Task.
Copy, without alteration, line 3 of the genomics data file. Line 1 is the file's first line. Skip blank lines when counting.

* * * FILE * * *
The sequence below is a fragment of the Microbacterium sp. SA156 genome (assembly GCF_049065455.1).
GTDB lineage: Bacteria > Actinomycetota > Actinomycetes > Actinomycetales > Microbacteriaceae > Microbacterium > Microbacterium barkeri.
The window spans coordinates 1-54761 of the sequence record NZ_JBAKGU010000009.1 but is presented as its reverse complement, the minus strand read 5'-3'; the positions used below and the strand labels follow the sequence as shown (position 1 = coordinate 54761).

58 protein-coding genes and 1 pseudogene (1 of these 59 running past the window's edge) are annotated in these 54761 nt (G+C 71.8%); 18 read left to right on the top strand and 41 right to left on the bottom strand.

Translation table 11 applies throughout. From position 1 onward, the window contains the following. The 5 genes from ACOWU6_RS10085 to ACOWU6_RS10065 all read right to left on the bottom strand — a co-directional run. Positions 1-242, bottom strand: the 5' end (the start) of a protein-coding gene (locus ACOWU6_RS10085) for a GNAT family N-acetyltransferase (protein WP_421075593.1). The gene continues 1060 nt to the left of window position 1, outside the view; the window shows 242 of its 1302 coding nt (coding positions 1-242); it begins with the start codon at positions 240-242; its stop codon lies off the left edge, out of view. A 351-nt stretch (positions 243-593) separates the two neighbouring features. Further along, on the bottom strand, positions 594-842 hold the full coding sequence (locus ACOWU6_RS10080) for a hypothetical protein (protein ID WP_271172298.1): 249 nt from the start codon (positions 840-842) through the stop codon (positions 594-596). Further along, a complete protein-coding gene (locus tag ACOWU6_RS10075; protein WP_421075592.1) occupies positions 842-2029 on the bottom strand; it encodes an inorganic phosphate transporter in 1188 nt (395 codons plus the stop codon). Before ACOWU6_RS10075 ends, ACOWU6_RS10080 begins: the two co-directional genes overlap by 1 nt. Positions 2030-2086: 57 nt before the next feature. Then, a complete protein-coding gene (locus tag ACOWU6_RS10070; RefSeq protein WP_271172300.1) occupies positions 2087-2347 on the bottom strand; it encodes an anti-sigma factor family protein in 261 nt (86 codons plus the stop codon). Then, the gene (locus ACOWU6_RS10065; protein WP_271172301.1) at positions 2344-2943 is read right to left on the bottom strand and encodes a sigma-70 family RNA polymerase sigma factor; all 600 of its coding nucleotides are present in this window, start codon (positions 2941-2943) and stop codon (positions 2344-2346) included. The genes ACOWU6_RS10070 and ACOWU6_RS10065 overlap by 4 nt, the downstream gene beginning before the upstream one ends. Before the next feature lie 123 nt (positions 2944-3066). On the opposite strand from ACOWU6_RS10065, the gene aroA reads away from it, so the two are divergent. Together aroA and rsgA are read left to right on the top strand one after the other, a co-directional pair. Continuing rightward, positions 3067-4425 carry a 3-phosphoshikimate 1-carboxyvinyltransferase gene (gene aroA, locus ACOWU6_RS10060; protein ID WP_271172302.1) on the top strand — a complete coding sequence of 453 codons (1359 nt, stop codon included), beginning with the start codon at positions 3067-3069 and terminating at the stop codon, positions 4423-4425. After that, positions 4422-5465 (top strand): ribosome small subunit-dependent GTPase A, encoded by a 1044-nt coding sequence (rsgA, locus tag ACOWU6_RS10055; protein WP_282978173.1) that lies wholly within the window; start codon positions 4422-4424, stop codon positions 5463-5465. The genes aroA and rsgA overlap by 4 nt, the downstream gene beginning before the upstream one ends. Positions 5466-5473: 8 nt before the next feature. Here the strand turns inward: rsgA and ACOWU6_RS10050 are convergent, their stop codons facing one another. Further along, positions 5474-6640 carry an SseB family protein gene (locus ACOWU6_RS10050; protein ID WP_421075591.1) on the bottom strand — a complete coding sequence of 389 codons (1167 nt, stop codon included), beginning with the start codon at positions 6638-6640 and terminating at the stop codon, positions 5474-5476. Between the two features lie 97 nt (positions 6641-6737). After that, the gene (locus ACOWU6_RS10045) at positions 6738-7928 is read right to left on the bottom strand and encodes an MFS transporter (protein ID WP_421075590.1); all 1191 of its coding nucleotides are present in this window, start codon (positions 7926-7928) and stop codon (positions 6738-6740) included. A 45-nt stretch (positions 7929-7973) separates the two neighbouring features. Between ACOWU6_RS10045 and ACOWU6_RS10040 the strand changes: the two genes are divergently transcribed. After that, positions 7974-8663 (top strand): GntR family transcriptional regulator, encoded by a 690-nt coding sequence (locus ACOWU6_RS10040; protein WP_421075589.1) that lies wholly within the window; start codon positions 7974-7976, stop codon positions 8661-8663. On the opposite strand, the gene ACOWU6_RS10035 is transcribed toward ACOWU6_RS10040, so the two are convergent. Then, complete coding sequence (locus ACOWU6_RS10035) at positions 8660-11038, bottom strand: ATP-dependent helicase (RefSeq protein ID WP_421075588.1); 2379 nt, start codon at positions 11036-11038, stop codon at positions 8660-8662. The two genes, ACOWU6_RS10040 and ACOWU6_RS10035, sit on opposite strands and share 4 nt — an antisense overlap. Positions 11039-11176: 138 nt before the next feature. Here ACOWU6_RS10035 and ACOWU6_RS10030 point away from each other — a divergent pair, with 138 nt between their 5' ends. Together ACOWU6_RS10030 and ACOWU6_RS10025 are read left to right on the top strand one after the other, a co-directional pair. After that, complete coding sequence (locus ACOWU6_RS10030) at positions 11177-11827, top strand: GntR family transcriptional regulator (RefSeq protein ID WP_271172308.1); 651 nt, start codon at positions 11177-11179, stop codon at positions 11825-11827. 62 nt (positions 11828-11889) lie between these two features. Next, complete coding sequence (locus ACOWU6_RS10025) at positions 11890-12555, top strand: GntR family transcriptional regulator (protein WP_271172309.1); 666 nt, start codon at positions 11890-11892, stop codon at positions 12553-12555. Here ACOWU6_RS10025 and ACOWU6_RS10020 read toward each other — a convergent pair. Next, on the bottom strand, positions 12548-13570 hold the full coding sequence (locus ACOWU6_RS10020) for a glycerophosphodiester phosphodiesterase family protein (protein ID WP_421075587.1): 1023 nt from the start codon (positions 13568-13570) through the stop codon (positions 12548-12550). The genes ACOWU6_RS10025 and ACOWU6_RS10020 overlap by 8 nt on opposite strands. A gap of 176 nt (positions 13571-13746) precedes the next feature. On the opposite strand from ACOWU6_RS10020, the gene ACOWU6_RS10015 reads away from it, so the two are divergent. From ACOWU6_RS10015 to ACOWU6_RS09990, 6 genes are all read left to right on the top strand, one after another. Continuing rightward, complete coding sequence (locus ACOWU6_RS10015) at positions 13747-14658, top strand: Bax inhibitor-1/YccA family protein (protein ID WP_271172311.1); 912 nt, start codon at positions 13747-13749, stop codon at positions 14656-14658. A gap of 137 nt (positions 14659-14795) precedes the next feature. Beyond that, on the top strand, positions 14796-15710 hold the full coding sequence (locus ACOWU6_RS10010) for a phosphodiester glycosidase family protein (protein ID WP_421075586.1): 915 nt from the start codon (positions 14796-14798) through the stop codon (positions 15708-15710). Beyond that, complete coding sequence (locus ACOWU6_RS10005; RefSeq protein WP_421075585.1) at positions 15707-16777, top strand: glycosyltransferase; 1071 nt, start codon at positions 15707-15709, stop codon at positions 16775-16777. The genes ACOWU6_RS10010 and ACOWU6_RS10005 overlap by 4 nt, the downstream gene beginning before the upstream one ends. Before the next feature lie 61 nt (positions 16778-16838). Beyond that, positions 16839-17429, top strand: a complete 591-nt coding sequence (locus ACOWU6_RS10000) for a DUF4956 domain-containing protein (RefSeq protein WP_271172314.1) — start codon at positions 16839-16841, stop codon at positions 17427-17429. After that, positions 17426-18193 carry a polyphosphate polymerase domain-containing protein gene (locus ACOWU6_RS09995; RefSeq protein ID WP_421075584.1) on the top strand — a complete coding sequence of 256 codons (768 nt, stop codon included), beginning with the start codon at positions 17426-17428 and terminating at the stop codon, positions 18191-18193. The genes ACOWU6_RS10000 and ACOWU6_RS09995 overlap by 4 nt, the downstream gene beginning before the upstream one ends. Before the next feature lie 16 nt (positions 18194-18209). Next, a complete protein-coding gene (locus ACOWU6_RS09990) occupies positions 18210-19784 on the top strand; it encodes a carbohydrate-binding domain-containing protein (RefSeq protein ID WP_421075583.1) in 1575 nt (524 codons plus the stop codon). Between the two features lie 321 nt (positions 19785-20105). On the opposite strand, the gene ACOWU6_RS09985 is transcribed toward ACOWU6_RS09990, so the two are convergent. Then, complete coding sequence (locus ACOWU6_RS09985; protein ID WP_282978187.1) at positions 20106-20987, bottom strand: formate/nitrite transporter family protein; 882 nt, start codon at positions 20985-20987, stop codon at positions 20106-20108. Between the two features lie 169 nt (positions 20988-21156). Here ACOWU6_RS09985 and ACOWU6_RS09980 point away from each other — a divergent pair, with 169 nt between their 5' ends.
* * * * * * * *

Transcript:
The window spans coordinates 1-54761 of the sequence record NZ_JBAKGU010000009.1 but is presented as its reverse complement, the minus strand read 5'-3'; the positions used below and the strand labels follow the sequence as shown (position 1 = coordinate 54761).